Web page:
Saturday, August 28, 2021

A Summer Fungi Blast

“Fungi are everywhere and will outlive us by an eternity.”

~ Mycologist Nicholas P. Money

This short post has no connection to fossils, offers no twist or hook, and basically serves as a salute to the fungi that have enhanced my summer.

In a very short video, mycologist Nicholas P. Money, author of the Oxford University Press volume Fungi:  A Very Short Introduction (2016), summarized the “Top Ten Things You Should Know” about fungi.  These ranged from the amazing diversity of fungi to the unimaginable quantity of spores released by mushrooms and other fungi (accounting annually for up to 50 million tons of particulates in the atmosphere) to the Jekyll and Hyde relationship of fungi to other living organisms (crucial for trees in the woods, necessary for other life, including ours, but oft times quite fatal).  He closes his book and this video with the line quoted in the epigraph for this post.  (All quotations in this post attributed to Money are from the Kindle edition of Fungi:  A Very Short Introduction.)

Given that there are over a estimated million species of fungi on this planet and that some 90 percent of the biomass in forest soils (excluding tree roots) consists of fungi, it’s striking how few fungi have been described scientifically, though not surprising given that most are microscopic.  (George Barron, Mushrooms of Northeast North America, 1999.)  Money notes that “[t]he inconspicuous nature of most fungi is one of the reasons that we know so little about them compared with animals and plants.”  He observes that only some 70,000 fungi species have been scientifically described.  Further, it’s probably also not unexpected that he reports that over 90 percent of those belong to two phyla in the Fungi Kingdom:  Phylum Basidiomycota (mushrooms and relatives) and Phylum Ascomycota (sac fungi).  Many of these are the quite conspicuous members of the Fungi Kingdom, producing the frequently wonderfully colored structures that break through the soil in a quest to release spores, those fruiting bodies that we are likely to encounter in our walks in the woods after a rainfall.

Money identifies three characteristics uniting fungi:

they are eukaryotes [organisms with cells housing genetic material in nuclei], which feed by absorption, and reproduce by forming spores.

For me, a key attribute of many fungi is the creation of hyphae or filaments that, as they elongate in the search for food, create a hyphal web or mycelium.  Money describes this as “the fungal colony.”  Yes, we sometimes see that web structure above ground (he suggests looking under a flower pot), but more often than not it’s all spreading below ground, beneath our feet, waiting for the right set of circumstances to launch fruitbodies above ground.  The vastness of some of the mycelia is truly astounding.  Money reports that the subsurface mycelia of one honey fungus in Oregon covers 10 square kilometers, may weigh in at 35,000 tons, and have been alive for 2,400 years.   I find it fascinating that, rather than relying on something like chemical detection in the quest for food, the mycelia use brute strength, "spread[ing] outwards in all directions until they strike digestible objects.  When this happens the colony reacts by redirecting growth towards these locations."  (Money, Fungi.)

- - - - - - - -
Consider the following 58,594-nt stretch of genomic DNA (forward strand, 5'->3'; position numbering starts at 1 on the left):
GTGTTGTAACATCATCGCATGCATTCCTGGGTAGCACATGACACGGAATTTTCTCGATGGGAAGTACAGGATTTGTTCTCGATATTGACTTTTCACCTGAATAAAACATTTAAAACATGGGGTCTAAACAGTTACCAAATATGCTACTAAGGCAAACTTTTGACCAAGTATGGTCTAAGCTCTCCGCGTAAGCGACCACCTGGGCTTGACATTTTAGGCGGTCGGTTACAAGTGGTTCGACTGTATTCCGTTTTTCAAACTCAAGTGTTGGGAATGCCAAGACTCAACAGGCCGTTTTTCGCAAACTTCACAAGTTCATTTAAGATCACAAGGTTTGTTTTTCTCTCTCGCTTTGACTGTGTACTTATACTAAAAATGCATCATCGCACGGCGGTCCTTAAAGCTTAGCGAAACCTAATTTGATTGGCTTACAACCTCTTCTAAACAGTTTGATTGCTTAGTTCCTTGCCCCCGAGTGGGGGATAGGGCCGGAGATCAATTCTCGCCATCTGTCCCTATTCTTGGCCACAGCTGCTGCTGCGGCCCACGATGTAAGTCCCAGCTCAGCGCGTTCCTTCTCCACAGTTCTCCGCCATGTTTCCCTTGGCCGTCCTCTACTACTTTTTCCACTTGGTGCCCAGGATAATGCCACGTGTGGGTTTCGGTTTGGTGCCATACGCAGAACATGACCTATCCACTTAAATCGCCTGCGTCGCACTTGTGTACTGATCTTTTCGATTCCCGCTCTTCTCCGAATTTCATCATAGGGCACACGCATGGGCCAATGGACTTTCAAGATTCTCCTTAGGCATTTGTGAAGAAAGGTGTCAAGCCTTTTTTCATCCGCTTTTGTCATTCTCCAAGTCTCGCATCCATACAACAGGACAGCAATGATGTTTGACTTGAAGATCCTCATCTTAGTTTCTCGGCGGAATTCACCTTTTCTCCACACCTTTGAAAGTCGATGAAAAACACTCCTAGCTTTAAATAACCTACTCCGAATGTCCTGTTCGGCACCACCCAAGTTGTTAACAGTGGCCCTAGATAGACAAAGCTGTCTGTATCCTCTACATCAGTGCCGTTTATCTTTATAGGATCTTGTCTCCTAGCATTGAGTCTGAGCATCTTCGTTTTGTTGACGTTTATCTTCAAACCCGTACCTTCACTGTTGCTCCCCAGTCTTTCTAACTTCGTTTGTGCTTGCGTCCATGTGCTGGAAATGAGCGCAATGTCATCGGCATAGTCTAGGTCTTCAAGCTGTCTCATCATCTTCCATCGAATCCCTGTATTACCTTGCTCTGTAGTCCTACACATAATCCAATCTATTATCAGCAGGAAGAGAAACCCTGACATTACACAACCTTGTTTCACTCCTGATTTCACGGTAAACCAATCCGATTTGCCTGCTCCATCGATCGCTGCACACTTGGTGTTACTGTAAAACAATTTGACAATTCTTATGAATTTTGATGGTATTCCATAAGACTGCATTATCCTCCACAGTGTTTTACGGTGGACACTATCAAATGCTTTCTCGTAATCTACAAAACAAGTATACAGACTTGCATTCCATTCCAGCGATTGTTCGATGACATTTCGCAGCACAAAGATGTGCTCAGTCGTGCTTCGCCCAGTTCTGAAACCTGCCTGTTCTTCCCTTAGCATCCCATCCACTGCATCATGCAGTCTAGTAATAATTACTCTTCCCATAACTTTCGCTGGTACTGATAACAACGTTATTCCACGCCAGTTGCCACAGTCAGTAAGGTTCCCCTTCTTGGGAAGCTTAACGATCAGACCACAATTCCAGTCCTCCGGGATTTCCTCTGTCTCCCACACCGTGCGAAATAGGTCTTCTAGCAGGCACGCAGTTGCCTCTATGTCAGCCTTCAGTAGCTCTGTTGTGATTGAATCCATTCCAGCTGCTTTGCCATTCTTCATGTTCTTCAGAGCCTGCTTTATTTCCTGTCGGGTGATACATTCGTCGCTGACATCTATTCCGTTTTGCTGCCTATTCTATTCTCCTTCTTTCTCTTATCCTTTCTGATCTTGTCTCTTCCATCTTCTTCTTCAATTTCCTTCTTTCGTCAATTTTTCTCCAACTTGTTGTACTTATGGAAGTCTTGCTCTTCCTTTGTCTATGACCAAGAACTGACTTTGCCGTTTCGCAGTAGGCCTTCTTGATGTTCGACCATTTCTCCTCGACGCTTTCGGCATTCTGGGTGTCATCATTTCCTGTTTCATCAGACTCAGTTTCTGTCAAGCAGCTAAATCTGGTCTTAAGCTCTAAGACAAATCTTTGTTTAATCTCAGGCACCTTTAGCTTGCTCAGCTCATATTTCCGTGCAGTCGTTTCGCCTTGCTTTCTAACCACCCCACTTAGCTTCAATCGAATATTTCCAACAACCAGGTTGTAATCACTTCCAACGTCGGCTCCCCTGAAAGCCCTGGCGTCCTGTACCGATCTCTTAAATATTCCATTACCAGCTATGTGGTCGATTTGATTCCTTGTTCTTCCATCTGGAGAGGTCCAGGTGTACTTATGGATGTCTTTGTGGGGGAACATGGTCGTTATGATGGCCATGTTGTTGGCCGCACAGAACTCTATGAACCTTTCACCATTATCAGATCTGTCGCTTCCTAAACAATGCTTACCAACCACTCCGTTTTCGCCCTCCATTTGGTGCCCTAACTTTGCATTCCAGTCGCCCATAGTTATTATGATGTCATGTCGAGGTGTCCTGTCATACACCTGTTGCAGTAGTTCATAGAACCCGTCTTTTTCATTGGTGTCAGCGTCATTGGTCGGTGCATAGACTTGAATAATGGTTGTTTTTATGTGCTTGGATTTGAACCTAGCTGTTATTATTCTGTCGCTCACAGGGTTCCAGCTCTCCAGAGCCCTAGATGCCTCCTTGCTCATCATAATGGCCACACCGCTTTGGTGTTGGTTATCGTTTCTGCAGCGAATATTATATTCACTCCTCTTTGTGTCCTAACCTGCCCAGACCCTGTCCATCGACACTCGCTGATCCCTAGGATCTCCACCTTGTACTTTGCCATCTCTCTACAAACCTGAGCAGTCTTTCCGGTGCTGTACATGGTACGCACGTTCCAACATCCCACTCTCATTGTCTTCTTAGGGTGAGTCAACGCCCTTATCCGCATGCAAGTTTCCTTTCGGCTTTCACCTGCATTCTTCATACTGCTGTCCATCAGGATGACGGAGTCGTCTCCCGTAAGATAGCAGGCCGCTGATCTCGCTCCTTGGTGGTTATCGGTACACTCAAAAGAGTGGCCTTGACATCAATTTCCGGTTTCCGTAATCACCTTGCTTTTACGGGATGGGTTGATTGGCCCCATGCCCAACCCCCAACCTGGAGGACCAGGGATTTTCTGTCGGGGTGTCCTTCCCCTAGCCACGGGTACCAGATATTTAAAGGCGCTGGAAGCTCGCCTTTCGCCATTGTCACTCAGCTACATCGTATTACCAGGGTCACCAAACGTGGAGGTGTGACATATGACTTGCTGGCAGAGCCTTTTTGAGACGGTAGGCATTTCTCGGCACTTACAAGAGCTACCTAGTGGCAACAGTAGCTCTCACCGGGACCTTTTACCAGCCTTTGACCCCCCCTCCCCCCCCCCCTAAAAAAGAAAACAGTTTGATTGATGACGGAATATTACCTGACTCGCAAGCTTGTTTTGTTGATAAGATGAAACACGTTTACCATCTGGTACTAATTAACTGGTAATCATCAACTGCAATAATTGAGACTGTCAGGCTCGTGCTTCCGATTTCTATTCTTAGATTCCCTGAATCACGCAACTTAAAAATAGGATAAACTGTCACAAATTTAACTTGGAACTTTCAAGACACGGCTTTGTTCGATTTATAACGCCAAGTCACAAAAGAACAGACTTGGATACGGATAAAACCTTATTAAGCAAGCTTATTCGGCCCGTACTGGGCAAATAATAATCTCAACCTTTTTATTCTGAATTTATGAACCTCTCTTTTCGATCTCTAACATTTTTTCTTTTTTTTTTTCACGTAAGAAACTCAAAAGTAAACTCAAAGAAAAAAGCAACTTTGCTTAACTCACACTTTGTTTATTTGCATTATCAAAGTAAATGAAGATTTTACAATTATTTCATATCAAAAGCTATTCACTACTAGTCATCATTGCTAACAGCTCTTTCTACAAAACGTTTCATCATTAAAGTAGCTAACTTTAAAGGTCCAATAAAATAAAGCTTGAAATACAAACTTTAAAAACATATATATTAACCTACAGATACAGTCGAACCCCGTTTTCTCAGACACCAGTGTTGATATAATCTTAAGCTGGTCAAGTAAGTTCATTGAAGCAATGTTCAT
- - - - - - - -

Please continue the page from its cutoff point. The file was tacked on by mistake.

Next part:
Sarah Gibson, reporter with New Hampshire Public Radio, has proven to be quite interested in mushrooms this year.  In a piece titled Summer Rains Bring Mushroom Frenzy to New England (WBUR News, August 9, 2021), she describes a walk with mushroom expert Christine Gagnon in woods along the Piscataqua River (which separates New Hampshire from Maine).  A very wet summer in New England has created ideal conditions for the appearance of myriad mushrooms springing forth from the underground mycelia.  “Everywhere you go, you can’t not see mushrooms,” says Gagnon.  The downside of this is the propensity of the uninformed or misinformed mushroom collector to ingest specimens from toxic species.

Casting the net broader than Gibson, I have found this to be a banner summer for fungi in the Northeastern portion of the U.S.  I was surrounded by mushrooms for much of late July through mid-August in the Jamesport area of Long Island and these riches have been present near my home in Silver Spring, Maryland, bordering Washington, D.C.  Wet conditions have, for the most part, prevailed in these two areas.

So what fungi have I encountered?  Here is a montage featuring a few of the mushroom specimens spotted during my sojourns at Jamesport and Silver Spring this summer.

I’ve numbered the images and present below my early attempts to identify what I photographed, usually only to the genus level and, even then, with lots of doubt.  I chose not to disturb these fungi and so forsook some of the best, though also destructive, ways of identifying fungi.  I’ve used what has come up at iNaturalist and what I learned from Barron’s guide.  In all cases, I most certainly stand to be corrected.

  1. Strobilomyces strobilaceus, Old-Man-of-the-Woods
  2. Sebacina schweinitzii, jellied false coral fungus
  3. Amanita sp.
  4. Boletaceae family
  5. Trametes versicolor ?, Turkey Tail
  6. Chlorophyllum molybdites, green-spored parasol – if my identification is right, this is a monstrously large example of this poisonous mushroom having a diameter of over 11.5 inches
  7. Amanita sp.
  8. Amanita sp.
  9. Russula sp., brittlegill
  10. Lepiota sp.

I close by stressing the sobering import of Money’s epigraph that opened this post.  Despite the many fundamentally constructive and restorative ways in which fungi interact with humans, other life, and the planet in general, and the good uses to which they may be put in the future, they will not save us from ourselves.

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